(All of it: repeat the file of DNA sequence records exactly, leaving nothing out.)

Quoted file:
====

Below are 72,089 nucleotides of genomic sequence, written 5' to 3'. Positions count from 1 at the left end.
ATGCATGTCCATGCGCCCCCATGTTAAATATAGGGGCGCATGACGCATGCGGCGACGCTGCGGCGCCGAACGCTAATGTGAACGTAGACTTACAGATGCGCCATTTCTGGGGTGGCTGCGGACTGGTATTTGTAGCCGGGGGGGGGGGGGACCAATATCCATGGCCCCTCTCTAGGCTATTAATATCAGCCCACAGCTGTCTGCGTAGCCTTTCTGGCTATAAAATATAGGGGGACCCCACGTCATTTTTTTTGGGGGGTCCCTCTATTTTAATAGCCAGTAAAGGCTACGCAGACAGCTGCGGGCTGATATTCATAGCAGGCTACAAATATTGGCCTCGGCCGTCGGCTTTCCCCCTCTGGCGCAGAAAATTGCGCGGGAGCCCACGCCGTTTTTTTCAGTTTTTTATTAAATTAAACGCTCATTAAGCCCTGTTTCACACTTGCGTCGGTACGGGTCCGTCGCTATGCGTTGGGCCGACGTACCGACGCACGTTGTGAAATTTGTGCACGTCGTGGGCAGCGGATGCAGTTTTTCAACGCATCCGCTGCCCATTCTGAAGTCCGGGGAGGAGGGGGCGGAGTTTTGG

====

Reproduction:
Below are 72,089 nucleotides of genomic sequence, written 5' to 3'. Positions count from 1 at the left end.
ATGCATGTCCATGCGCCCCCATGTTAAATATAGGGGCGCATGACGCATGCGGCGACGCTGCGGCGCCGAACGCTAATGTGAACGTAGACTTACAGATGCGCCATTTCTGGGGTGGCTGCGGACTGGTATTTGTAGCCGGGGGGGGGGGGGACCAATATCCATGGCCCCTCTCTAGGCTATTAATATCAGCCCACAGCTGTCTGCGTAGCCTTTCTGGCTATAAAATATAGGGGGACCCCACGTCATTTTTTTTGGGGGGTCCCTCTATTTTAATAGCCAGTAAAGGCTACGCAGACAGCTGCGGGCTGATATTCATAGCAGGCTACAAATATTGGCCTCGGCCGTCGGCTTTCCCCCTCTGGCGCAGAAAATTGCGCGGGAGCCCACGCCGTTTTTTTCAGTTTTTTATTAAATTAAACGCTCATTAAGCCCTGTTTCACACTTGCGTCGGTACGGGTCCGTCGCTATGCGTTGGGCCGACGTACCGACGCACGTTGTGAAATTTGTGCACGTCGTGGGCAGCGGATGCAGTTTTTCAACGCATCCGCTGCCCATTCTGAAGTCCGGGGAGGAGGGGGCGGAGTTTTGG